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Before I hit the pedestrian zone there was a tiny little park with this small fountain.

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For the first time on this trip I passed frescoed walls, so Italian.

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I stopped in at the church where the organist was practicing. It was wonderful to hear the powerful sounds resounding through the church.

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Several mountain bikers made their way home through the pedestrian zone late in the day.

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Standing outside the Cooperativa, the big store in Cortina.

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A colorful house, “Ciasa” (chyaza) is house in Ladin.

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These banners represent the various allegiances of the people in this region. From Left to Right:

the flags of Veneto (state), Italy, the European Union, and the Ladin people.

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Sun sets on the rooftops of Cortina.

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On the way back to the hotel the surrounding mountains are lit with late afternoon Alpenglow.

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So glad to be back for the night at my Cortina home, Hotel Menardi.

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More Lagazuoi

4 Aug

More Lagazuoi

At the Rifugio I had the time to change to a zoom lens to capture more detail in the surrounding mountains. Here are a few of the photos.

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Changing Valleys

21 Jul

Changing Valleys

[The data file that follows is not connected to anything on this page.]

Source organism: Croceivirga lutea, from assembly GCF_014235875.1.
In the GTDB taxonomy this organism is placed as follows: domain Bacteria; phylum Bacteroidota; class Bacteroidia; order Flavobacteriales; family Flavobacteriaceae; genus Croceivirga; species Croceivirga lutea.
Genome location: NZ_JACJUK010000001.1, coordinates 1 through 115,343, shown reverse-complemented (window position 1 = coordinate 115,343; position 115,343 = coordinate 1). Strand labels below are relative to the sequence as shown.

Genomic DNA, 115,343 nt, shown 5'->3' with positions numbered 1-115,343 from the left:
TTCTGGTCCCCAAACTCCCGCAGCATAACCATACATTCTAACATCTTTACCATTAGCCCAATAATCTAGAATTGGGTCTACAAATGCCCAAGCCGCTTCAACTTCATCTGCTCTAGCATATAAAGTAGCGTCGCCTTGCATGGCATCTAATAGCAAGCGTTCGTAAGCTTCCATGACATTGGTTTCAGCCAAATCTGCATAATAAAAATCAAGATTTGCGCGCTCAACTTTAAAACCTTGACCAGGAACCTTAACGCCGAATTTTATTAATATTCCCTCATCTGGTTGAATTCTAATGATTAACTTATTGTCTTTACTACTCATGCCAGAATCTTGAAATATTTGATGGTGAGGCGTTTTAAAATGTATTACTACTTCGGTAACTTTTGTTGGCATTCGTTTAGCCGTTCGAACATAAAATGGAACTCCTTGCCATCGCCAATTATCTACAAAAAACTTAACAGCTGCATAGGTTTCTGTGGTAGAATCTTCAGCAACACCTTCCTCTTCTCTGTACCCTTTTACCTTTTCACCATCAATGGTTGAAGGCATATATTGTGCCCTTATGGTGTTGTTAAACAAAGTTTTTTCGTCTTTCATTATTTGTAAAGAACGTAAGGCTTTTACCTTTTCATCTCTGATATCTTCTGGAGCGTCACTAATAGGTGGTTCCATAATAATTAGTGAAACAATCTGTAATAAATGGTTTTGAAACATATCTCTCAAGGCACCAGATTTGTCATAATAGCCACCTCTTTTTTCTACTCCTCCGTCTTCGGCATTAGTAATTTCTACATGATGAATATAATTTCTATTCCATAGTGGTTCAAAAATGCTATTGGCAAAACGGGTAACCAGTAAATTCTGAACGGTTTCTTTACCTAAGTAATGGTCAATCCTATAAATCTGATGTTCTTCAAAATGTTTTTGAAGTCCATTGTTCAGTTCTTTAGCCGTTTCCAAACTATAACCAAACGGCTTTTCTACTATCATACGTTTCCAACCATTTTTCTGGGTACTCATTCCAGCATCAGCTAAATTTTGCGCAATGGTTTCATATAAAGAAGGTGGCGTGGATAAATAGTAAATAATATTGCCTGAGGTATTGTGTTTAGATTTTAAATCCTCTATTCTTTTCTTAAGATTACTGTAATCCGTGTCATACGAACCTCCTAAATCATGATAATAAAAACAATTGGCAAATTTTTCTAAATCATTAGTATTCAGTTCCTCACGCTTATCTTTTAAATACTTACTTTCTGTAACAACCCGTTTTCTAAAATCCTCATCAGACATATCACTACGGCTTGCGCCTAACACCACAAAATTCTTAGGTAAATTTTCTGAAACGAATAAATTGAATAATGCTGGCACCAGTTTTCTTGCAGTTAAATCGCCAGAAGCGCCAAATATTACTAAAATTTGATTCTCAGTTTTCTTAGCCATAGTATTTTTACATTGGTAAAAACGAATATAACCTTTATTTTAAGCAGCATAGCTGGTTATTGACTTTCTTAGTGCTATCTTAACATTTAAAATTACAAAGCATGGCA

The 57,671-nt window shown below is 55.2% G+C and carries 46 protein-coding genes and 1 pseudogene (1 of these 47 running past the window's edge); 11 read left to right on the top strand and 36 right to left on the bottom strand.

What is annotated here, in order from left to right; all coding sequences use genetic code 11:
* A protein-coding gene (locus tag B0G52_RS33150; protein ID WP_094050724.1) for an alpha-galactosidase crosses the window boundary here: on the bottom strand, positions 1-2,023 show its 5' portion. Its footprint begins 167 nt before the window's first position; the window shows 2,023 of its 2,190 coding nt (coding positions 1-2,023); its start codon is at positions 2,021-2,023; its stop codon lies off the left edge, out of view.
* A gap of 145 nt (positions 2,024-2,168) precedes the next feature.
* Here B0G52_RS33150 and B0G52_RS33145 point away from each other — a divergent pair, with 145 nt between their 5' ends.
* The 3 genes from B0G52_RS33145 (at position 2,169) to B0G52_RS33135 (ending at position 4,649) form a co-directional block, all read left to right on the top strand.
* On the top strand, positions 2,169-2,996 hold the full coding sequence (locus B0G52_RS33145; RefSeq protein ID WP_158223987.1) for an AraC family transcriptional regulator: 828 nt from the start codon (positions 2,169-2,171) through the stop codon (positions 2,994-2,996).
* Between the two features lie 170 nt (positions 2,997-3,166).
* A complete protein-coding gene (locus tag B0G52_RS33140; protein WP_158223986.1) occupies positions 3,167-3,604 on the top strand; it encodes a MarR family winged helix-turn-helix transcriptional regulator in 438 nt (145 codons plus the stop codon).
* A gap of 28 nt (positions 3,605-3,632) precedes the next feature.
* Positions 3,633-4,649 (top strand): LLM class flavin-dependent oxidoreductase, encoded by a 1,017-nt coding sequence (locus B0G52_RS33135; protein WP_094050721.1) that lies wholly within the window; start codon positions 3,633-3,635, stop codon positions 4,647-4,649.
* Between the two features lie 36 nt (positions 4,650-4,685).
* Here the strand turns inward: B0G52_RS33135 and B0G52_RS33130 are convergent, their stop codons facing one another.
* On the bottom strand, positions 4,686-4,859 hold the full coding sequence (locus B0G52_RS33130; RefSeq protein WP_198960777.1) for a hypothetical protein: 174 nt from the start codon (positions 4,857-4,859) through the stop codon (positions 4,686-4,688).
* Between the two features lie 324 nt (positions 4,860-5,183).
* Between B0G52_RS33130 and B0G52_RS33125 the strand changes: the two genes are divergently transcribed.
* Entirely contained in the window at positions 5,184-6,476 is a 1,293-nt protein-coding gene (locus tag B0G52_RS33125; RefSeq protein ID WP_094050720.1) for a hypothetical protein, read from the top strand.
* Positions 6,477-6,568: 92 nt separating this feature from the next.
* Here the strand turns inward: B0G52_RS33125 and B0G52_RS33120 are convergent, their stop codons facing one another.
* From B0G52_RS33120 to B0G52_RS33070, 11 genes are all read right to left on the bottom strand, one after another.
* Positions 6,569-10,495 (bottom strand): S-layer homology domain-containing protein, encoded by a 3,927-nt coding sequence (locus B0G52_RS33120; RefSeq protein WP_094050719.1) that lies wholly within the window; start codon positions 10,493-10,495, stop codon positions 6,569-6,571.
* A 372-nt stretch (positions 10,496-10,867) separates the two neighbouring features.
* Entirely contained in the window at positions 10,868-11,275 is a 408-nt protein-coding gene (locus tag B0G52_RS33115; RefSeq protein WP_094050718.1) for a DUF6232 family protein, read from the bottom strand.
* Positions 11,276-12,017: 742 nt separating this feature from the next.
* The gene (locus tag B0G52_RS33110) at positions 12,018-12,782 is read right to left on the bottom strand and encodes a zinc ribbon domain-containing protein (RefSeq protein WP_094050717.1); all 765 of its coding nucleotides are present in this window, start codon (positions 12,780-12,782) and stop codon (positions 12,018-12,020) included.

Hard as it was to leave the comfortable environs in Ortisei, Val Gardena, we had to move eastward to our next location in Val Badia. Early in the morning we headed out driven by our guide Marion. The car climbed upward on hairpin turns to the Passo Gardena, which was the divider between between the two valleys. When we came down the other side we were in a new area and we headed for the tiny town of Colfosco, our home for the next two nights. Marion’s family owns an inn and a sports equipment shop. We stayed there at the Hotel Garni Bel Air. Here I am at Passo Gardena wrapped up in layers on my first day out after being very ill with a fever and URI. Early in the morning the skies were threatening and didn’t promise good weather for today’s hike. Notice the mountain biker. They are everywhere. I have great respect for the vitality and endurance of these bikers. The only thing harder than climbing these mountain paths is biking up them. Also notice the small church. It doesn’t matter how high or how remote the location, you can always find a church or a chapel in the vicinity. The next few photos are not the best quality because I shot them from the car while Marion was driving.